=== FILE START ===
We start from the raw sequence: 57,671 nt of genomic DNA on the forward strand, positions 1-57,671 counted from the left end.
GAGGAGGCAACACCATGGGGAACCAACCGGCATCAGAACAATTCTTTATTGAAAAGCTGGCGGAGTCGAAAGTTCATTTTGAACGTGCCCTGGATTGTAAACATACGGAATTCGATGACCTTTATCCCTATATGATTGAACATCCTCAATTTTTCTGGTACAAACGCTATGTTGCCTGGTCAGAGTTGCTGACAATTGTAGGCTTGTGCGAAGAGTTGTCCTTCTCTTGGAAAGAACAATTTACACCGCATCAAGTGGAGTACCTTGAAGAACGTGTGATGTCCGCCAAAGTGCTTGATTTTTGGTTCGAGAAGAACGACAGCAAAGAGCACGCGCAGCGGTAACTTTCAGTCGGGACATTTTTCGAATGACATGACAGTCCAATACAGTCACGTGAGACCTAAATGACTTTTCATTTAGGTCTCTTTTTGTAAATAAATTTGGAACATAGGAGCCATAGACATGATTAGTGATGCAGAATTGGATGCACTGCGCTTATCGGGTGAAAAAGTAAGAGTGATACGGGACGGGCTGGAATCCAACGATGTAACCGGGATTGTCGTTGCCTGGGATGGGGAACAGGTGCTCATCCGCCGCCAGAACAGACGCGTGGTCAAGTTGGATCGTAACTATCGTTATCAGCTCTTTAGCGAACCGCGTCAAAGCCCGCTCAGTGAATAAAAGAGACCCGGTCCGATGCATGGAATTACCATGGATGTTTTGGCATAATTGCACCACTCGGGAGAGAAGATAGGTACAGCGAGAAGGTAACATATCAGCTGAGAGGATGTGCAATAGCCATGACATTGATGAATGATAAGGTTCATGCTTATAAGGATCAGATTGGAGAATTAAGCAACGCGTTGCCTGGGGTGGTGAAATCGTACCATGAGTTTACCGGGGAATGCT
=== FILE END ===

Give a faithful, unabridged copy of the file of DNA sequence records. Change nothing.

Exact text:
We start from the raw sequence: 57,671 nt of genomic DNA on the forward strand, positions 1-57,671 counted from the left end.
GAGGAGGCAACACCATGGGGAACCAACCGGCATCAGAACAATTCTTTATTGAAAAGCTGGCGGAGTCGAAAGTTCATTTTGAACGTGCCCTGGATTGTAAACATACGGAATTCGATGACCTTTATCCCTATATGATTGAACATCCTCAATTTTTCTGGTACAAACGCTATGTTGCCTGGTCAGAGTTGCTGACAATTGTAGGCTTGTGCGAAGAGTTGTCCTTCTCTTGGAAAGAACAATTTACACCGCATCAAGTGGAGTACCTTGAAGAACGTGTGATGTCCGCCAAAGTGCTTGATTTTTGGTTCGAGAAGAACGACAGCAAAGAGCACGCGCAGCGGTAACTTTCAGTCGGGACATTTTTCGAATGACATGACAGTCCAATACAGTCACGTGAGACCTAAATGACTTTTCATTTAGGTCTCTTTTTGTAAATAAATTTGGAACATAGGAGCCATAGACATGATTAGTGATGCAGAATTGGATGCACTGCGCTTATCGGGTGAAAAAGTAAGAGTGATACGGGACGGGCTGGAATCCAACGATGTAACCGGGATTGTCGTTGCCTGGGATGGGGAACAGGTGCTCATCCGCCGCCAGAACAGACGCGTGGTCAAGTTGGATCGTAACTATCGTTATCAGCTCTTTAGCGAACCGCGTCAAAGCCCGCTCAGTGAATAAAAGAGACCCGGTCCGATGCATGGAATTACCATGGATGTTTTGGCATAATTGCACCACTCGGGAGAGAAGATAGGTACAGCGAGAAGGTAACATATCAGCTGAGAGGATGTGCAATAGCCATGACATTGATGAATGATAAGGTTCATGCTTATAAGGATCAGATTGGAGAATTAAGCAACGCGTTGCCTGGGGTGGTGAAATCGTACCATGAGTTTACCGGGGAATGCT